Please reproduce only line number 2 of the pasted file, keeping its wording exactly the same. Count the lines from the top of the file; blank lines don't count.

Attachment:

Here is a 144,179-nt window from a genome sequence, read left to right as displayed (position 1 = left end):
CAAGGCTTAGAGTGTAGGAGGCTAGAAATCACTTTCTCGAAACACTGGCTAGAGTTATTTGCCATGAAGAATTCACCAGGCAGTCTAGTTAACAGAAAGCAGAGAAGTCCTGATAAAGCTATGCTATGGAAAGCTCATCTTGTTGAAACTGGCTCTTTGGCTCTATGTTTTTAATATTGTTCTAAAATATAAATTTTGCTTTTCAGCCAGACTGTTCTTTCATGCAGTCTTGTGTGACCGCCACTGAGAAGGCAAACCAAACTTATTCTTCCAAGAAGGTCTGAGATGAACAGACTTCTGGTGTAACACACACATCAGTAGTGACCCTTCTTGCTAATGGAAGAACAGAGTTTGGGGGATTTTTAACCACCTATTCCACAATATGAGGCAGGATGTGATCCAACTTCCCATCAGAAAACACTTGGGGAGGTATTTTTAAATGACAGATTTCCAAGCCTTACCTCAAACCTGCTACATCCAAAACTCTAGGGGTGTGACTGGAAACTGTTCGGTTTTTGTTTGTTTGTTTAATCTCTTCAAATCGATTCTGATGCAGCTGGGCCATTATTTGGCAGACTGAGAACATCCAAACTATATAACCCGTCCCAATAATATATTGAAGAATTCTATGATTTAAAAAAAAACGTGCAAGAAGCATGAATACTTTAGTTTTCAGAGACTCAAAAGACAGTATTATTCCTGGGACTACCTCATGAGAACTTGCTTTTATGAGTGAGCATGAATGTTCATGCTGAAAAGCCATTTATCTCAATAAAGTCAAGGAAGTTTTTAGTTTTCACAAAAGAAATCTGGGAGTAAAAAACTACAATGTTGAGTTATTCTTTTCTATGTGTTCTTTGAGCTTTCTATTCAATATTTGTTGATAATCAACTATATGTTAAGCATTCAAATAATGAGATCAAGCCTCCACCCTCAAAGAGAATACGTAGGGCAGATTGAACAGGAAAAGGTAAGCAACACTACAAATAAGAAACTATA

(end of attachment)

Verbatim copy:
CAAGGCTTAGAGTGTAGGAGGCTAGAAATCACTTTCTCGAAACACTGGCTAGAGTTATTTGCCATGAAGAATTCACCAGGCAGTCTAGTTAACAGAAAGCAGAGAAGTCCTGATAAAGCTATGCTATGGAAAGCTCATCTTGTTGAAACTGGCTCTTTGGCTCTATGTTTTTAATATTGTTCTAAAATATAAATTTTGCTTTTCAGCCAGACTGTTCTTTCATGCAGTCTTGTGTGACCGCCACTGAGAAGGCAAACCAAACTTATTCTTCCAAGAAGGTCTGAGATGAACAGACTTCTGGTGTAACACACACATCAGTAGTGACCCTTCTTGCTAATGGAAGAACAGAGTTTGGGGGATTTTTAACCACCTATTCCACAATATGAGGCAGGATGTGATCCAACTTCCCATCAGAAAACACTTGGGGAGGTATTTTTAAATGACAGATTTCCAAGCCTTACCTCAAACCTGCTACATCCAAAACTCTAGGGGTGTGACTGGAAACTGTTCGGTTTTTGTTTGTTTGTTTAATCTCTTCAAATCGATTCTGATGCAGCTGGGCCATTATTTGGCAGACTGAGAACATCCAAACTATATAACCCGTCCCAATAATATATTGAAGAATTCTATGATTTAAAAAAAAACGTGCAAGAAGCATGAATACTTTAGTTTTCAGAGACTCAAAAGACAGTATTATTCCTGGGACTACCTCATGAGAACTTGCTTTTATGAGTGAGCATGAATGTTCATGCTGAAAAGCCATTTATCTCAATAAAGTCAAGGAAGTTTTTAGTTTTCACAAAAGAAATCTGGGAGTAAAAAACTACAATGTTGAGTTATTCTTTTCTATGTGTTCTTTGAGCTTTCTATTCAATATTTGTTGATAATCAACTATATGTTAAGCATTCAAATAATGAGATCAAGCCTCCACCCTCAAAGAGAATACGTAGGGCAGATTGAACAGGAAAAGGTAAGCAACACTACAAATAAGAAACTATA